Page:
It’s good to be back in South Sudan and after 2 weeks I feel like I have settled in again. But it’s a rough year here … it is the middle of rainy season, but there is no rain … nothing …
“How can I tolerate your merchants who use dishonest scales and weights? […] Your citizens are so used to lying that their tongues can no longer tell the truth. You will eat but never have enough. Your hunger pangs and emptiness will remain. And though you try to save your money, it will come to nothing in the end. You will save a little, but I will give it to those who conquer you. You will plant crops but not harvest them. You will press your olives but not get enough oil to anoint yourselves. You will trample the grapes but get no juice to make your wine.” Micah 6:11-12, 14-15 (NLT)
Over and over again in Scripture, God uses nature - his creation - to call people to repent, often through a lack of rain. (e.g. Jeremiah 17:1-8; 1 Kings 18:41-46) It is dry in Eastern Equatoria, the state I live in South Sudan. Fields are dying, the harvest is little, people are suffering. But the people - especially in the villages - are also holding fast to other gods, bringing sacrifices to “rainmakers” who claim to have the power to bring rain. But nothing … “How can I tolerate …?” God deserves to be solely worshipped, there is no god beside Him. He alone is in control over this world and He alone can bring rain. Our prayer is that people repent and turn back to their Creator. Lord, have mercy on these - your - people! Please pray for South Sudan.
For 5 weeks, I was able to visit family and friends, attend 2 weddings, got engaged and sat either in airplanes or at airports. It’s good to be back in South Sudan. To be honest, it wasn’t easy at first. All the moving around in Germany, traveling for 5 days to South Sudan and having to wait for my team to come back, so I can finally move to Lopit, I was a bit lost at first. What am I supposed to do here?
But God’s plan is perfect! I visited some friends, had a really great time with my colleagues here in Torit, repaired my motorbike and was able to start reading a bit in my mandatory books for this year. But there was more. I was able to go on a trip with a colleague out to Lopit (where I will be staying) to repair a solar system and do some practical work. Being there, I could also have a look at my house, greet my neighbors and drop off some of my stuff. It was a great trip. And tomorrow, I get to go to another tribe to set up another solar system, install a water pump and do some other practical help. God knows why I had to wait these 3 weeks before moving.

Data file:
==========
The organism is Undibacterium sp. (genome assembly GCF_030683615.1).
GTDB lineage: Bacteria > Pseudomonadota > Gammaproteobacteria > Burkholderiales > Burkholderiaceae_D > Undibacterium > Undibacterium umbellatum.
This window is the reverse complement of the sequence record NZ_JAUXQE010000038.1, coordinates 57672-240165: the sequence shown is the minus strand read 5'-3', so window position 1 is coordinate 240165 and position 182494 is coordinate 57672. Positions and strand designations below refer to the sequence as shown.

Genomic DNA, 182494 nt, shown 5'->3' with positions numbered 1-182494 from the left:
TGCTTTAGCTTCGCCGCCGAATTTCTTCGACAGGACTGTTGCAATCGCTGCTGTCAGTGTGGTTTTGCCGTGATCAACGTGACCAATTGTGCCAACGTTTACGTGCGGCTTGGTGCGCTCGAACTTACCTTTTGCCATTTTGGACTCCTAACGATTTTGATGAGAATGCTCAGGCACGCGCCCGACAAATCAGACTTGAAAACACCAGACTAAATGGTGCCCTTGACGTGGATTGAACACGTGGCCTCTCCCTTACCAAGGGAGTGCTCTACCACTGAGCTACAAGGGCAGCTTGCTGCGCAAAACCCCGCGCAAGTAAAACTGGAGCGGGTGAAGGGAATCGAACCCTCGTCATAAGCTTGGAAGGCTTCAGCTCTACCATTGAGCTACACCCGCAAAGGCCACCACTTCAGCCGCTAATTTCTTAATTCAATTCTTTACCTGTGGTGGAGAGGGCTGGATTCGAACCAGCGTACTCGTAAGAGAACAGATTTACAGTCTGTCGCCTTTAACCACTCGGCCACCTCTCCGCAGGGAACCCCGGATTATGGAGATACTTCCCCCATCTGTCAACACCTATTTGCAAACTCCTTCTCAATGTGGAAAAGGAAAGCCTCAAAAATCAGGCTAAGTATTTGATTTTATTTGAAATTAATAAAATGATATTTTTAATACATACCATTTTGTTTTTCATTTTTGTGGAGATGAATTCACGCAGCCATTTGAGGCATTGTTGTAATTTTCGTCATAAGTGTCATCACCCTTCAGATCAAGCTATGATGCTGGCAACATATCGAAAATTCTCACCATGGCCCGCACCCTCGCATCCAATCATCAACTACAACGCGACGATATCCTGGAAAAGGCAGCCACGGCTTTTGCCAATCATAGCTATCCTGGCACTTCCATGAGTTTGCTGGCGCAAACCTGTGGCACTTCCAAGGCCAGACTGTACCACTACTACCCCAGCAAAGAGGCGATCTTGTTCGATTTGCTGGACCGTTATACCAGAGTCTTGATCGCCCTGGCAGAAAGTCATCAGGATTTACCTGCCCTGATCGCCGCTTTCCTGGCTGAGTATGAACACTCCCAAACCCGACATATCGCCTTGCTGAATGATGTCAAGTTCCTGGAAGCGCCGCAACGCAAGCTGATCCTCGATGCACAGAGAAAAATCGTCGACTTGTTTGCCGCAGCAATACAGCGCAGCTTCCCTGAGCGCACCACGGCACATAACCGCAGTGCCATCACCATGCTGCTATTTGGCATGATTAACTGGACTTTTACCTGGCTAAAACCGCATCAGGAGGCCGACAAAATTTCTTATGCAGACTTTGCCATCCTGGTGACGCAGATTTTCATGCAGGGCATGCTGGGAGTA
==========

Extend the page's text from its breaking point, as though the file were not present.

Most South Sudanese are farmers. They grow maize, sorghum, ground nuts, sweet potatoes and cassava. And often their harvest is all they have. It’s their only source of income. They have to rely on God’s provision of rain and sun as well as His protection from plagues, insects and thieves. It’s a totally different dependency on God than what I know from the West. This year has been a very difficult one. The first rains came in March, about 1 month early and so everyone started planting. But that lasted only 2 weeks, followed by another drought. The next rains came in May and again lasted just a few weeks. The same thing happened at the end of July .. The fields are dry, the harvest is little and the people suffer … It’s hard to see people who don’t know what next! But it’s also a chance. Especially in the villages, many people worship other gods and bring sacrifices to “rainmakers” who are supposed to bring rain. God deserves our undivided worship, He’s the only one to deserve worship. And He’s the only one responsible for rain! Pray that people would repent and turn to God in this time. And pray for our fellow believers that God would somehow provide for them.
I have another 2 weeks before I move to the village. For one week, I’m going to another tribe with my colleague to do some practical work and then we have a gathering with all missionaries in South Sudan. After that I will move, set up my house and start building relationships. I’m very excited to finally live there and explore what village life is really all about.
I’m again and again overwhelmed by all your support, prayers and encouragement. Thank you! Let me know how you are doing and if I can pray for you.